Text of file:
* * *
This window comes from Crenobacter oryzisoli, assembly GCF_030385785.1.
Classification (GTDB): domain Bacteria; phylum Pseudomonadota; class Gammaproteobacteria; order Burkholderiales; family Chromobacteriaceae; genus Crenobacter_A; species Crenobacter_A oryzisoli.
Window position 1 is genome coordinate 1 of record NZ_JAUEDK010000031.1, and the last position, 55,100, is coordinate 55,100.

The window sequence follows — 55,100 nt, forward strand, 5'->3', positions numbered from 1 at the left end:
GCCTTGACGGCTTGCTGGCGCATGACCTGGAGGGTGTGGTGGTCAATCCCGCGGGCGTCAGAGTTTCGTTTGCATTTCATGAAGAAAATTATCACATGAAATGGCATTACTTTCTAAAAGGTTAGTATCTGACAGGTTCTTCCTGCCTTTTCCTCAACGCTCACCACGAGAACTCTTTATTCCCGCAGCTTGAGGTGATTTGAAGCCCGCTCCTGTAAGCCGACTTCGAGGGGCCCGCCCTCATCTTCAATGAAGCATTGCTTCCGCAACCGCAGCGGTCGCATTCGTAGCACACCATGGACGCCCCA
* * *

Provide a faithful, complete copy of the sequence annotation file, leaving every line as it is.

This window comes from Crenobacter oryzisoli, assembly GCF_030385785.1.
Classification (GTDB): domain Bacteria; phylum Pseudomonadota; class Gammaproteobacteria; order Burkholderiales; family Chromobacteriaceae; genus Crenobacter_A; species Crenobacter_A oryzisoli.
Window position 1 is genome coordinate 1 of record NZ_JAUEDK010000031.1, and the last position, 55,100, is coordinate 55,100.

The window sequence follows — 55,100 nt, forward strand, 5'->3', positions numbered from 1 at the left end:
GCCTTGACGGCTTGCTGGCGCATGACCTGGAGGGTGTGGTGGTCAATCCCGCGGGCGTCAGAGTTTCGTTTGCATTTCATGAAGAAAATTATCACATGAAATGGCATTACTTTCTAAAAGGTTAGTATCTGACAGGTTCTTCCTGCCTTTTCCTCAACGCTCACCACGAGAACTCTTTATTCCCGCAGCTTGAGGTGATTTGAAGCCCGCTCCTGTAAGCCGACTTCGAGGGGCCCGCCCTCATCTTCAATGAAGCATTGCTTCCGCAACCGCAGCGGTCGCATTCGTAGCACACCATGGACGCCCCA